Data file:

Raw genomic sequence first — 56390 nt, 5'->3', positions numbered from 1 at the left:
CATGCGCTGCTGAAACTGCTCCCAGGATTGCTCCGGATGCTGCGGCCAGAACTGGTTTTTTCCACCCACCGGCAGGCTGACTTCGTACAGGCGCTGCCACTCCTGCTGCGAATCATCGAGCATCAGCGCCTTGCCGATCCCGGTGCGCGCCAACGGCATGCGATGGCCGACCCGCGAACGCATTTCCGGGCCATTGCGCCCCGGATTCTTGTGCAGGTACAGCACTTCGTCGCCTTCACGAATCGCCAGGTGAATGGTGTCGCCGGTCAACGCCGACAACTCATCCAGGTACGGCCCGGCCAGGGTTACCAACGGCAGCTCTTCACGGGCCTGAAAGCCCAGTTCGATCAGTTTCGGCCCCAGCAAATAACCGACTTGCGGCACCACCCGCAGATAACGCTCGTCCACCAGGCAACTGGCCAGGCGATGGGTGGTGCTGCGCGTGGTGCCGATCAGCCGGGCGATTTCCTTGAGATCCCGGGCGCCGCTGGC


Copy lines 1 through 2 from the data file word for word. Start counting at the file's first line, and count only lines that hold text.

Raw genomic sequence first — 56390 nt, 5'->3', positions numbered from 1 at the left:
CATGCGCTGCTGAAACTGCTCCCAGGATTGCTCCGGATGCTGCGGCCAGAACTGGTTTTTTCCACCCACCGGCAGGCTGACTTCGTACAGGCGCTGCCACTCCTGCTGCGAATCATCGAGCATCAGCGCCTTGCCGATCCCGGTGCGCGCCAACGGCATGCGATGGCCGACCCGCGAACGCATTTCCGGGCCATTGCGCCCCGGATTCTTGTGCAGGTACAGCACTTCGTCGCCTTCACGAATCGCCAGGTGAATGGTGTCGCCGGTCAACGCCGACAACTCATCCAGGTACGGCCCGGCCAGGGTTACCAACGGCAGCTCTTCACGGGCCTGAAAGCCCAGTTCGATCAGTTTCGGCCCCAGCAAATAACCGACTTGCGGCACCACCCGCAGATAACGCTCGTCCACCAGGCAACTGGCCAGGCGATGGGTGGTGCTGCGCGTGGTGCCGATCAGCCGGGCGATTTCCTTGAGATCCCGGGCGCCGCTGGC